Phone-Sick At Camp: The Benefits of Screen Free Time

Attending summer camp for many children is a major step toward independence while still having fun and making life long friends. Spending time in a phone-free camp encourages kids to make decisions on their own without parent advice. However, breaking away from phones and the constant contact is just as hard for parents as is it for children. A recent NY Times article, Phone-Sick At Camp, discusses the need for a phone-free summer at camp plus provides advice for parents on how to prepare for the summer.

At Camps Chipinaw and Silver Lake we believe a screen-free summer helps our campers develop soft skills they don’t get to develop at school. They practice independence, teamwork, communication and problem solving face-to-face rather than through a phone.

You can read a portion of the NY Times article below.

Kids are on their phones in school, in restaurants, on vacations and even in bed. For many, sleepaway camp remains one of the last oases, largely untouched by technology. “Camp is a sacred space to unplug and be able to learn independence and social skills,” Dr. Uhls said. “It’s really important to put devices down and practice the art of face-to-face communication.”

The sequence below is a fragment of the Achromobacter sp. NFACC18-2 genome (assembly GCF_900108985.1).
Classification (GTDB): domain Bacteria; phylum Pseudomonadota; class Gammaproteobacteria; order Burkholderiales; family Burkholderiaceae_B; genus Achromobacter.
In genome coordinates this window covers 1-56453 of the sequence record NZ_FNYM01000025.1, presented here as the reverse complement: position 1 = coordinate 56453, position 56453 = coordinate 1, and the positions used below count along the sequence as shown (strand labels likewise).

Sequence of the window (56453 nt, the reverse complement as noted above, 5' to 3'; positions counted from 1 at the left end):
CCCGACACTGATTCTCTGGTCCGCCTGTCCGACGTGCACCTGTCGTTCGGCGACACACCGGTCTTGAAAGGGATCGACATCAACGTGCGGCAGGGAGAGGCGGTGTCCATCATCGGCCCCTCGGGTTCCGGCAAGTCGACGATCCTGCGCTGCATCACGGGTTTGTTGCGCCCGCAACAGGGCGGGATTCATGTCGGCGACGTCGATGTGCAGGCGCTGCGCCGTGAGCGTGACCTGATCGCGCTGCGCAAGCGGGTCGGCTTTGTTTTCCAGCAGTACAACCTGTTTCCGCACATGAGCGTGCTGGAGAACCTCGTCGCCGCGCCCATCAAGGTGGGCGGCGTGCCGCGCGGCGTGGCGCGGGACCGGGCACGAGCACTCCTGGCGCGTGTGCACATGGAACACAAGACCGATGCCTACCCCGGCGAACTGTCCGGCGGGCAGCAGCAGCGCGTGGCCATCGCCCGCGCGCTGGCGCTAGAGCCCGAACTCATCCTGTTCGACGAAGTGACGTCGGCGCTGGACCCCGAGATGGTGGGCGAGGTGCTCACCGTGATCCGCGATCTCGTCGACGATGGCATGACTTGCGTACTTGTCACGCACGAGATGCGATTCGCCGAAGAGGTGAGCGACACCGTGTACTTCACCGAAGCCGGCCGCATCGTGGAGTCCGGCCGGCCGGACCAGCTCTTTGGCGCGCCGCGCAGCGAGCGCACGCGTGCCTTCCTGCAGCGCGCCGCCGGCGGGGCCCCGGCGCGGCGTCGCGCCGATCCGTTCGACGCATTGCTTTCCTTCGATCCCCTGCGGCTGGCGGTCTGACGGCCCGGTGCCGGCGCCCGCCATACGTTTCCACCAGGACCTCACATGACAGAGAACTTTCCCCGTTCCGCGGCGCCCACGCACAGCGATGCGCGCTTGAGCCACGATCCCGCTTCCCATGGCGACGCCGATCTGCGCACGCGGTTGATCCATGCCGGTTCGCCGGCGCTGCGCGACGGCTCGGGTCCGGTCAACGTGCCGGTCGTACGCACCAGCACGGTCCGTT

Putting down the phone can be hard for the parents too, who are often anxious about separating from their children and are used to constant check-ins, whether they are in the next state or the next room.

With this constant communication, children seek their parents’ guidance and emotional support even when they are not together, leaving fewer opportunities to develop their own confidence and internal compass for decision-making. Wendy Mogel, a clinical psychologist and the author of the parenting book “The Blessing of a Skinned Knee,” tells the story of a college student at a salad bar who texted her mother to ask if she liked ranch dressing, rather than testing it herself. Such dependent relationships can rob children of the chance to trust and believe in someone else besides their parents. Creating bonds with others is one of the most important benefits of camp, and it is more likely to happen without the electronic connection to home.

To prepare to detach for camp, Dr. Thurber recommends families try one tech-free day per week over the month before camp, with no recreational screen time. “It’s good to practice some withholding from real-time digital communication and learn to not reflexively reach for cellphones,” he said.

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